2. Artificial Flavours. Artificial flavours are chemical mixtures made with synthetic (not natural) ingredients in a lab. They’re produced by fractional distillation and chemical manipulation of various chemicals like crude oil or coal tar. Artificial vanilla flavour can be made from wood pulp! That’s certainly not something you want to be putting into your body.
3. Natural Flavours. Natural Flavour is essentially the exact same thing as Artificial Flavour. The only difference is that it’s derived from substances found in nature (plants, animals, etc). Natural Flavours typically contain preservatives, emulsifiers, solvents and other “incidental additives” which can make up 80% or so of the formulation. None of these additions are required to be disclosed on the ingredient list. This is a big one to look out for because many of those protein powders that are believed to be the healthiest or cleanest options contain ‘Natural Flavour’. Stay tuned for Part 2 to find out the next three ingredients to watch out for.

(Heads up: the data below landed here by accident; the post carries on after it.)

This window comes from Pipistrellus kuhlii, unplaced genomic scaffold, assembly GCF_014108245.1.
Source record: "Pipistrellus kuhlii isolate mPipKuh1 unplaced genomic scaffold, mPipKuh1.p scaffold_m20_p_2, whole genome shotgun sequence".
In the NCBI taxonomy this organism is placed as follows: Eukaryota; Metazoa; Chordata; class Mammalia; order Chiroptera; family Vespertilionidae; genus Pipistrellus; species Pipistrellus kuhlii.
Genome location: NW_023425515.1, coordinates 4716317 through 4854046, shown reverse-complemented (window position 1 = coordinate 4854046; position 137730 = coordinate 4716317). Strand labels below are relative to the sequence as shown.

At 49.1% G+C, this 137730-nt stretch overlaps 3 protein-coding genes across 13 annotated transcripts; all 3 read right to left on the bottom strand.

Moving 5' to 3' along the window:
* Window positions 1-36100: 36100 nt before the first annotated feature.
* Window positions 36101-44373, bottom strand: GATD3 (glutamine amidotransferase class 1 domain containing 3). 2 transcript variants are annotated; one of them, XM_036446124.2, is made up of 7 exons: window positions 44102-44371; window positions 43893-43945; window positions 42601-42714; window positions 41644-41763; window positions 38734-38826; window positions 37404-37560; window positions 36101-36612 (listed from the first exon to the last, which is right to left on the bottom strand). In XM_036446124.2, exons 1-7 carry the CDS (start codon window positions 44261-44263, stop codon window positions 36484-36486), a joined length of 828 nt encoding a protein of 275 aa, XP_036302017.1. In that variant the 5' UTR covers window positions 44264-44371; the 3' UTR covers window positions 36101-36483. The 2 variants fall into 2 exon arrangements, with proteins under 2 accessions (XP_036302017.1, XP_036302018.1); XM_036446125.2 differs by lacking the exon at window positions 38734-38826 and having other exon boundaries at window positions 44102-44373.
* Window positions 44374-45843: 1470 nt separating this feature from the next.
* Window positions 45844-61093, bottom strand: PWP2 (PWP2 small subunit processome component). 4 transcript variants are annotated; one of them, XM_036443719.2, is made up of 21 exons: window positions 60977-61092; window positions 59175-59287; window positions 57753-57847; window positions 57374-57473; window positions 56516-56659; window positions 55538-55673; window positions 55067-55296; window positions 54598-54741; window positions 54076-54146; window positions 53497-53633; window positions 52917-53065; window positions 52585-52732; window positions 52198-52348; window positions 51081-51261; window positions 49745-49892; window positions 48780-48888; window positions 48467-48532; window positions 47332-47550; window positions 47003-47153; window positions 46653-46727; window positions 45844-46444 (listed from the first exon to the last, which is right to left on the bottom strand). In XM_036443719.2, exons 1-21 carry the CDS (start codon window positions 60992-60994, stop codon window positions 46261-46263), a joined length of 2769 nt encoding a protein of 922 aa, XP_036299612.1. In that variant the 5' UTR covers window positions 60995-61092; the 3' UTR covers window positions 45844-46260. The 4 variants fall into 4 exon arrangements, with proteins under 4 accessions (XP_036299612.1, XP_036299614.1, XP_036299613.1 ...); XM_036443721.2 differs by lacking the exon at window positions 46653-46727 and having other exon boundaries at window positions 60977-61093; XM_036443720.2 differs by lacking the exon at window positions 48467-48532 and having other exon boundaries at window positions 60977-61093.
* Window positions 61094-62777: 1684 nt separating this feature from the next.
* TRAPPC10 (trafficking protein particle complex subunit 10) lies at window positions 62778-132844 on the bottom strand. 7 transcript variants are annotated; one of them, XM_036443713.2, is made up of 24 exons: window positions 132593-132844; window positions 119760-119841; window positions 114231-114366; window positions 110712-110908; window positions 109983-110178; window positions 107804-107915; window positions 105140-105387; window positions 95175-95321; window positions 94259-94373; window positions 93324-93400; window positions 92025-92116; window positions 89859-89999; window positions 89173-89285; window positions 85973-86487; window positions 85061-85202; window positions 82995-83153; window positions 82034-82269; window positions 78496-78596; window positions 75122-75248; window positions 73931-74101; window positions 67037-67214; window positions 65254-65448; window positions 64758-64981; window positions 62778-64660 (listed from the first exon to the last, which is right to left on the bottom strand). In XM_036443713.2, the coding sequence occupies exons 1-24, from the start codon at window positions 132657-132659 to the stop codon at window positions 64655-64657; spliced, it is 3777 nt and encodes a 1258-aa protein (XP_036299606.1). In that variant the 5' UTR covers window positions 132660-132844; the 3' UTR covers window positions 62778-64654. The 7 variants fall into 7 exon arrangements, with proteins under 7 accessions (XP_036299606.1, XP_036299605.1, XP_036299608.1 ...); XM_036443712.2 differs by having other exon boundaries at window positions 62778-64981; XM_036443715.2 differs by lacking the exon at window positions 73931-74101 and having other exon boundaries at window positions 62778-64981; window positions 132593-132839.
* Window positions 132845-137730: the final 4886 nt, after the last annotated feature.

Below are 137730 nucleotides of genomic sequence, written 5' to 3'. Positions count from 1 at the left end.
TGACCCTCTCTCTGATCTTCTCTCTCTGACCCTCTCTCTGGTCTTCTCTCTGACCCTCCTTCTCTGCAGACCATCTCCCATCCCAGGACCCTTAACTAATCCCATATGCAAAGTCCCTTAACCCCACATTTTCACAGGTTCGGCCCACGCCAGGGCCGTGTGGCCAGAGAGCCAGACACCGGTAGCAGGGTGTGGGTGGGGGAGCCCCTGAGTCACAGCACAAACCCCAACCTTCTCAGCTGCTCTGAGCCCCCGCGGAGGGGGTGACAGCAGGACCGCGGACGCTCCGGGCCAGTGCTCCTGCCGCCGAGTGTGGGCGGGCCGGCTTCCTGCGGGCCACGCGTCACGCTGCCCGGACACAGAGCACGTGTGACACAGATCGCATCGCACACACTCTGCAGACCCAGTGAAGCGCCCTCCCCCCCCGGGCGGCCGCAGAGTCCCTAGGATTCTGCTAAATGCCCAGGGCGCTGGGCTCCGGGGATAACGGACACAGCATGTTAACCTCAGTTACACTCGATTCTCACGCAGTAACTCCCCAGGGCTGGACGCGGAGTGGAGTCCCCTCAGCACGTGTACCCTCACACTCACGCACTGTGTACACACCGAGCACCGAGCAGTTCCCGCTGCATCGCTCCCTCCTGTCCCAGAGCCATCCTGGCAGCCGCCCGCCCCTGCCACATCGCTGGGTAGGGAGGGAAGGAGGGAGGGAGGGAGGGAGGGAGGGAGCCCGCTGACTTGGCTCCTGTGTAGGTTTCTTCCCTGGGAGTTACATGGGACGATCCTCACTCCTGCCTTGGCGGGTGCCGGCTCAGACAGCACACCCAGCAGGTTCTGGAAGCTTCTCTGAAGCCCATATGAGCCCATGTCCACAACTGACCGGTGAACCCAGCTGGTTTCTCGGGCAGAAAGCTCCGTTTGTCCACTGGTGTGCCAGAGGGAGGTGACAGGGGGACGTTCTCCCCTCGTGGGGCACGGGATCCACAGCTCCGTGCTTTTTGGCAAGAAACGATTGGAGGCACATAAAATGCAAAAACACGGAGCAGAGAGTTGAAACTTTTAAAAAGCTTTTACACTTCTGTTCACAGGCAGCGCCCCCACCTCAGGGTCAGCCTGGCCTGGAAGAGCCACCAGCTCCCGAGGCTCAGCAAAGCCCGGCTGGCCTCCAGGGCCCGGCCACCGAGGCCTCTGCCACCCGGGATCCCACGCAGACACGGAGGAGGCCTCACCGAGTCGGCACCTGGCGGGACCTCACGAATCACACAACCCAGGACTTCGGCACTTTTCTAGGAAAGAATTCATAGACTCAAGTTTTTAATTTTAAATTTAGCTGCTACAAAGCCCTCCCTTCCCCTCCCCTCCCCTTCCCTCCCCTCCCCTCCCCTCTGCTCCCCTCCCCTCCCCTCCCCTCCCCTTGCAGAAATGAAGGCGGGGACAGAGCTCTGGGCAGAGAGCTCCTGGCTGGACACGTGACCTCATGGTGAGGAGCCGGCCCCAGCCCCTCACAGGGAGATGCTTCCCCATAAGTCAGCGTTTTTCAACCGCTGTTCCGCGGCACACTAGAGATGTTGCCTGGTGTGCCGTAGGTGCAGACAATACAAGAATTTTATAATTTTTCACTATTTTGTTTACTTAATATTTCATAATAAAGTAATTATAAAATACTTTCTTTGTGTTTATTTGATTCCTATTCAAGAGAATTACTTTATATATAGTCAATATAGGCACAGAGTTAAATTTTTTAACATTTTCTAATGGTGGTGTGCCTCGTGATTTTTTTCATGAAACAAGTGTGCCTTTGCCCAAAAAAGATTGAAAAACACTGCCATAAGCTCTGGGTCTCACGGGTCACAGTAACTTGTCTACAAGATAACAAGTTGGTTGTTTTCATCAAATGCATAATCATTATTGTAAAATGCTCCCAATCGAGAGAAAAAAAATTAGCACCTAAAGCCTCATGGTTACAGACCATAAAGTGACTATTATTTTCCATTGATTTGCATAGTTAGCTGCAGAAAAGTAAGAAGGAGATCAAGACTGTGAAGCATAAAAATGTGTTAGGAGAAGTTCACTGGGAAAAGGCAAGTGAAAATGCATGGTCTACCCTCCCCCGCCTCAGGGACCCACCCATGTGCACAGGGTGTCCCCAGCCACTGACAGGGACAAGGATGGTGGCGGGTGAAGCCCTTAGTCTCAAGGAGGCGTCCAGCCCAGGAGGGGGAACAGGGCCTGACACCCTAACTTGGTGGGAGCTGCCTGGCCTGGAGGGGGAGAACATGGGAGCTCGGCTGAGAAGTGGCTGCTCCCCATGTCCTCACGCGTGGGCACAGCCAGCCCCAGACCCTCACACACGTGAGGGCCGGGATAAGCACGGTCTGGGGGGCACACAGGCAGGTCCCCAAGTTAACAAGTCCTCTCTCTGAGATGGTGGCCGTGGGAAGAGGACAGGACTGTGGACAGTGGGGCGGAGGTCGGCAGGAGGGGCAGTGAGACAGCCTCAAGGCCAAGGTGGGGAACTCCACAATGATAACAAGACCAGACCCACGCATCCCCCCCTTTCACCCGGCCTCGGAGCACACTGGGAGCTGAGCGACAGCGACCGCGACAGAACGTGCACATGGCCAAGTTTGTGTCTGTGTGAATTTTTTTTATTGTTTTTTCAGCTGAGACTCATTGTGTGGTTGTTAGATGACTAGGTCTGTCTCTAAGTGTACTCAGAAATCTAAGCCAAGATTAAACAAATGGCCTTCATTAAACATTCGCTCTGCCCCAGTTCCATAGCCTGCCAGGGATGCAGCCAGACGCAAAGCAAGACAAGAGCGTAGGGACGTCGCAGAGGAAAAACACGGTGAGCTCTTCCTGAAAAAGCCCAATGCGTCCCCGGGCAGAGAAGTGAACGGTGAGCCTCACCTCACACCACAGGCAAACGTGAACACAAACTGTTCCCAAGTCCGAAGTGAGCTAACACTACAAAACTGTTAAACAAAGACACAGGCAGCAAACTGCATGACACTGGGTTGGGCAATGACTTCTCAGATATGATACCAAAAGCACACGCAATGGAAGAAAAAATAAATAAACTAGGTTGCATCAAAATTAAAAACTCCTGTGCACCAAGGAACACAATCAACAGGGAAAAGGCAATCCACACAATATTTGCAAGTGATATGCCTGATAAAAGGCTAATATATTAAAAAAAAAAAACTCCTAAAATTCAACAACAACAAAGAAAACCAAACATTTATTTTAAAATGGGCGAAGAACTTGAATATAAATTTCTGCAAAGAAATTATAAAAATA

Julia 💚 xxx
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#naturopath #nutritionist #proteinpowder #detox #eatrealfood #nutritious #eattherainbow #wholefoods #healthylifestyle #health #preventativemedicine #healthychoices
  • Glycaemic Variability Part 4
Continued from my last three posts (don’t forget to check them out if you haven’t yet), here are my last 2 tips for lowering your glycaemic variability to ensure optimal blood sugar regulation:
5. Mastication (aka chewing your food). Mastication is the first step in the process of food metabolism in the body. Chewing food particles breaks down complex carbohydrates, proteins and lipids into simpler molecules of glucose, amino acids, fatty acids. This process, through activating taste cells and receptors on the tongue instigates the first phase insulin response and results in an increased secretion of insulin independent of the rise in blood glucose levels.